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Rites of Passage

25October2011

This past week as one of the oldest members of my congregation ended up in the hospital with heart failure (90 years old!) Seeing him there made me  remember something from my early days in the parish.  Having been called to a congregation that has suffered significant conflict over its 90+ years of ministry, I entered the call treading lightly, looking, listening and simply being present.  My greatest concern was one of trust, the delicate, fragile, tenuous state of any relationship worth having.  How long would it take for them to “trust” that I would be there for them?   That I would love them?  That I would stick around? That I would be there for them in the good times and in the bad?  I had a number in my mind. . . I’m not sure when it actually happened except that I believe it had something to do with the enormous, green John Deere combine.

You see, I grew up in the suburbs of a medium sized city.  The only experience I had with farming was going to the orchard to pick apples.  That’s not even close to the 180+ acres of land that my friend Kenny has farmed his entire life.  Now his son does the work but that land is still a part of Kenny’s blood.  It’s his lifeline.  He still jumps on his gator and zips around the farm checking on things every day.  To not be a part of the land each day would be to deny a vital part of who he is . . .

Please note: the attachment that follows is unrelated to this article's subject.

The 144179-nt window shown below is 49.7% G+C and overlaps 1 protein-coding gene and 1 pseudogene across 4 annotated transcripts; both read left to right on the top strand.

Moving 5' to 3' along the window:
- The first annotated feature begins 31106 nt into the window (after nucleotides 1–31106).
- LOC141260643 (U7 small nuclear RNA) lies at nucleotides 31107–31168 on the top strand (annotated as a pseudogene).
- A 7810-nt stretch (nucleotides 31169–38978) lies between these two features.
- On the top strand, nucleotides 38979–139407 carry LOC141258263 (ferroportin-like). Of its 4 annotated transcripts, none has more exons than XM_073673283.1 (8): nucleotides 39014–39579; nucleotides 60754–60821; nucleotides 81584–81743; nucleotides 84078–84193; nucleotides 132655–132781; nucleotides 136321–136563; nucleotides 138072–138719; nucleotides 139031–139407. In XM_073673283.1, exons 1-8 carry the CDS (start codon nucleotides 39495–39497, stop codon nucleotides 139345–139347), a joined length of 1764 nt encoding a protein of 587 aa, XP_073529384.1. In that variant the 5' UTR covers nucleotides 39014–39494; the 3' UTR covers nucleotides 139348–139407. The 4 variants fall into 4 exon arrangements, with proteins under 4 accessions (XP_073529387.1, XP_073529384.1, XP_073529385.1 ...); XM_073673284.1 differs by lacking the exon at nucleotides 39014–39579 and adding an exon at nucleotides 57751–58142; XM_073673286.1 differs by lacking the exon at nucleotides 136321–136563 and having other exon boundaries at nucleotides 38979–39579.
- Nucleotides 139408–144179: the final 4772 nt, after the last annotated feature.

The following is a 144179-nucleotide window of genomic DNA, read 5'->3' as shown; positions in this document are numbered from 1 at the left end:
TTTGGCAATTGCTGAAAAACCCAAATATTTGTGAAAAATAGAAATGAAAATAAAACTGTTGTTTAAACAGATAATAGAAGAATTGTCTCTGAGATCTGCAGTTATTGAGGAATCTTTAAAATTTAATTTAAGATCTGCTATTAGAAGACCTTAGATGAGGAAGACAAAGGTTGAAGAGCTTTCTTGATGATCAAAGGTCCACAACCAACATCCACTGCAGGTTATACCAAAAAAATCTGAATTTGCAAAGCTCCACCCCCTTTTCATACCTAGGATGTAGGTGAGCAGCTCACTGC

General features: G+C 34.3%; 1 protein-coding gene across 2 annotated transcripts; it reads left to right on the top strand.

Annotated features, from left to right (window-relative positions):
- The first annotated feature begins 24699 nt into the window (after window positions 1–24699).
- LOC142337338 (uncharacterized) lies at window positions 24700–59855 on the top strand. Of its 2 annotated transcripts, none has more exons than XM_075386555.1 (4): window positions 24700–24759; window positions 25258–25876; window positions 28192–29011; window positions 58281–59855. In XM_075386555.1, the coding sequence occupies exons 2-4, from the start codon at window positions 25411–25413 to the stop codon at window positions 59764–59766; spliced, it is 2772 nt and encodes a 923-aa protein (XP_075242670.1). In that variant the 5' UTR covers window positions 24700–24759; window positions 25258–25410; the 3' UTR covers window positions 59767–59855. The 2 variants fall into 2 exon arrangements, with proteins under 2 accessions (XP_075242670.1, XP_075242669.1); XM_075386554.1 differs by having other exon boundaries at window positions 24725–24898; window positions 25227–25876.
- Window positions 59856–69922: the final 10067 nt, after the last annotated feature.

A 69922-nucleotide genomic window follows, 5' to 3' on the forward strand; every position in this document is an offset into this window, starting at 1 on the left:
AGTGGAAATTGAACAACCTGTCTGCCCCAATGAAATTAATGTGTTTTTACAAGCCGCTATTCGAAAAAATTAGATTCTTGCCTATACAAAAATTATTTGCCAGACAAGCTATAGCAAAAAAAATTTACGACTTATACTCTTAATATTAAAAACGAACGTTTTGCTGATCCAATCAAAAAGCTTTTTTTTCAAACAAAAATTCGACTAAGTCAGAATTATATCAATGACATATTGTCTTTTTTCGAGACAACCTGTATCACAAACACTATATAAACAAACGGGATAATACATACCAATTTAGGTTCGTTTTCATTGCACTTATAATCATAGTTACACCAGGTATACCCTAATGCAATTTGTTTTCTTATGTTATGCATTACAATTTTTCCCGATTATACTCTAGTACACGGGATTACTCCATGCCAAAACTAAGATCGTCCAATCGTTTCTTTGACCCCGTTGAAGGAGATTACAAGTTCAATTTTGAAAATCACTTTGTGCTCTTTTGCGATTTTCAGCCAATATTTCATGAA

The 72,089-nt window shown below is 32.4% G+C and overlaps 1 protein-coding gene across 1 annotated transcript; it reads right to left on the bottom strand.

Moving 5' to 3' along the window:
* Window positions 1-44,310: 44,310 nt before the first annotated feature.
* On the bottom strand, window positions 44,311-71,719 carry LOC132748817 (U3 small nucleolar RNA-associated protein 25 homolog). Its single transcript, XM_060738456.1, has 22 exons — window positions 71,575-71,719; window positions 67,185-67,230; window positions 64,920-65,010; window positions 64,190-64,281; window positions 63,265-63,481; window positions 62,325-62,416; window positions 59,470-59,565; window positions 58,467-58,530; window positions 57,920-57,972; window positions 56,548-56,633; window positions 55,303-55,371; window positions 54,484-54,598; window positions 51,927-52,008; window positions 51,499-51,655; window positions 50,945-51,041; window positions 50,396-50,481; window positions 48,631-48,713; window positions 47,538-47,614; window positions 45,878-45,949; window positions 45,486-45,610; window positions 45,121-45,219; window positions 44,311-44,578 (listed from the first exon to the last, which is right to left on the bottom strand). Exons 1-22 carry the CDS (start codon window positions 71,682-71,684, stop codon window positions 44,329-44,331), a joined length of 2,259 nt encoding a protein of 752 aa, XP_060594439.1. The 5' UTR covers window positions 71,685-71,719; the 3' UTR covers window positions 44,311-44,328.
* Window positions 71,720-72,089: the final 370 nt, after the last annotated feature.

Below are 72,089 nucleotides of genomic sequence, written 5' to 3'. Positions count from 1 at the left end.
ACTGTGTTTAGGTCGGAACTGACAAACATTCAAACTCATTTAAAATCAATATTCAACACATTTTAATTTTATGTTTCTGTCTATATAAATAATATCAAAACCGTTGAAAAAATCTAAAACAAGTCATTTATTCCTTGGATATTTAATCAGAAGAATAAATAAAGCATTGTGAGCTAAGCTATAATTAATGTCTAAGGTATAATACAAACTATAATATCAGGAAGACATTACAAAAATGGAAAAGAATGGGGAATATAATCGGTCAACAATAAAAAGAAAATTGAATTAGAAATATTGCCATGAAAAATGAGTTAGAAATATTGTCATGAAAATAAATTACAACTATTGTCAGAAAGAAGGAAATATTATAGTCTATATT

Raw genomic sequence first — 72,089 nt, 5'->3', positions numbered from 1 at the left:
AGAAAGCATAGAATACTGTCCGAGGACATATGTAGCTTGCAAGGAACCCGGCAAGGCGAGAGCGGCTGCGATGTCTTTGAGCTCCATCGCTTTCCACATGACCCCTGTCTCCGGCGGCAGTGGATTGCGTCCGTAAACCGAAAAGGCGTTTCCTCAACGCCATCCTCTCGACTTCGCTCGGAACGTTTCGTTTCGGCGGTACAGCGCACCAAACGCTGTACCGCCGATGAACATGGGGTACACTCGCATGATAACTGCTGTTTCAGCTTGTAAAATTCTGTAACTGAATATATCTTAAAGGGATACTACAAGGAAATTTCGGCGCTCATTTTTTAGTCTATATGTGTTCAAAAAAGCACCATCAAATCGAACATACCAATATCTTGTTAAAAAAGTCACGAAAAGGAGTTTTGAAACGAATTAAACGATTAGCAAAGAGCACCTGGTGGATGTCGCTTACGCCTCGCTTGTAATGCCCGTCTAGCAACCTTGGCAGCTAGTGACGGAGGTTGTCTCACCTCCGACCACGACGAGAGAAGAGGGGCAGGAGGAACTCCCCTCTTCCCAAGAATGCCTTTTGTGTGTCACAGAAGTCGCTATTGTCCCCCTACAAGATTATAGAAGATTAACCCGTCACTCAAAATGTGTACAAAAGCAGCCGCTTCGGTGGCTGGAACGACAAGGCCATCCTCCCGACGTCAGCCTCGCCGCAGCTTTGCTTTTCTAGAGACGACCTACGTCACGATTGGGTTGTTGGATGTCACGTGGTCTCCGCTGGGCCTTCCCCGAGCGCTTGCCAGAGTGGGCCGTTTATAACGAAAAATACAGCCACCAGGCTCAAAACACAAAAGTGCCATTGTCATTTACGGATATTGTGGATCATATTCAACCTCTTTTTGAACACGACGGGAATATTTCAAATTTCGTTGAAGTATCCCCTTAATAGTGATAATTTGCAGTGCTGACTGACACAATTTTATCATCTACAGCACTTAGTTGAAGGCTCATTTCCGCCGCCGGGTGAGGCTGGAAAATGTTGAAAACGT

So back to the combine.

Kenny invited me in the fall to come out to the farm and ride the combine while he brought in the corn (they sell corn to the popcorn makers in Ohio).  I missed that opportunity for whatever reason.  Then he invited me out when the wheat had to be brought in.  I must have been busy doing something else that week and didn’t make it.  When he invited me out for the soybean harvest it finally hit me!  I’m a little slow sometimes.  I didn’t quite grasp what was at stake here.  So with an inkling that something important was about to happen, out I went with my 5 year old son and his cousin to ride the combine during soybean harvest.

From that moment on Kenny and I had a new relationship.  From that moment on, I was “in.”  It was never spoken aloud but I knew something important had happened.  It was a rite of passage for the pastor to be accepted as part of the family of faith.  It was the grounding of a deeper relationship between pastor and people.  And everyone knew that I had been out there to ride the John Deere.

Now when I sit with Kenny and his wife at their kitchen table, because they cannot make it to church very often, I know he remembers that day just like I do.  When I bring the sacrament to them he gets tears in his eyes because he misses his church family.  When I visited him in the hospital he said, “There’s no one like you.”  Not because I’m so special but because we are family.

I love you too, Kenny.

ACL@CCD

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